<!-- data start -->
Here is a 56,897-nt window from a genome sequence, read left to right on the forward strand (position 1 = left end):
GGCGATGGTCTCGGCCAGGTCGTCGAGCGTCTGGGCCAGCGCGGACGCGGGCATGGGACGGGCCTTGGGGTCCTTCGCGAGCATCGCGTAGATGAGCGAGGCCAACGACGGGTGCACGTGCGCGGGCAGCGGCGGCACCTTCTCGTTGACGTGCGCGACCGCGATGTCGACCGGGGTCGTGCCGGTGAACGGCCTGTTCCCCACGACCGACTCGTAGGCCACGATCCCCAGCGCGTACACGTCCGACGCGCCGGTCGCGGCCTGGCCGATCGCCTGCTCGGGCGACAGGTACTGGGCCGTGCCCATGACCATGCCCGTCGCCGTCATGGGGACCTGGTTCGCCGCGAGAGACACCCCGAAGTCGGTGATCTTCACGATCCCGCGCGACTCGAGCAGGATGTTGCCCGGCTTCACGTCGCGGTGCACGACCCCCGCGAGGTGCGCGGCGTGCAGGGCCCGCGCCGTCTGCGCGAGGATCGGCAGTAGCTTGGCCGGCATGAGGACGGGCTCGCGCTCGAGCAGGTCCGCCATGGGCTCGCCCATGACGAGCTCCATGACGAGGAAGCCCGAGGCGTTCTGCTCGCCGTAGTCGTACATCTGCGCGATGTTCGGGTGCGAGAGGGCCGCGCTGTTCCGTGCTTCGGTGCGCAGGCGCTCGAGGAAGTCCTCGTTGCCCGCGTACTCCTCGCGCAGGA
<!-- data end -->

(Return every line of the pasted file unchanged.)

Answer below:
Here is a 56,897-nt window from a genome sequence, read left to right on the forward strand (position 1 = left end):
GGCGATGGTCTCGGCCAGGTCGTCGAGCGTCTGGGCCAGCGCGGACGCGGGCATGGGACGGGCCTTGGGGTCCTTCGCGAGCATCGCGTAGATGAGCGAGGCCAACGACGGGTGCACGTGCGCGGGCAGCGGCGGCACCTTCTCGTTGACGTGCGCGACCGCGATGTCGACCGGGGTCGTGCCGGTGAACGGCCTGTTCCCCACGACCGACTCGTAGGCCACGATCCCCAGCGCGTACACGTCCGACGCGCCGGTCGCGGCCTGGCCGATCGCCTGCTCGGGCGACAGGTACTGGGCCGTGCCCATGACCATGCCCGTCGCCGTCATGGGGACCTGGTTCGCCGCGAGAGACACCCCGAAGTCGGTGATCTTCACGATCCCGCGCGACTCGAGCAGGATGTTGCCCGGCTTCACGTCGCGGTGCACGACCCCCGCGAGGTGCGCGGCGTGCAGGGCCCGCGCCGTCTGCGCGAGGATCGGCAGTAGCTTGGCCGGCATGAGGACGGGCTCGCGCTCGAGCAGGTCCGCCATGGGCTCGCCCATGACGAGCTCCATGACGAGGAAGCCCGAGGCGTTCTGCTCGCCGTAGTCGTACATCTGCGCGATGTTCGGGTGCGAGAGGGCCGCGCTGTTCCGTGCTTCGGTGCGCAGGCGCTCGAGGAAGTCCTCGTTGCCCGCGTACTCCTCGCGCAGGA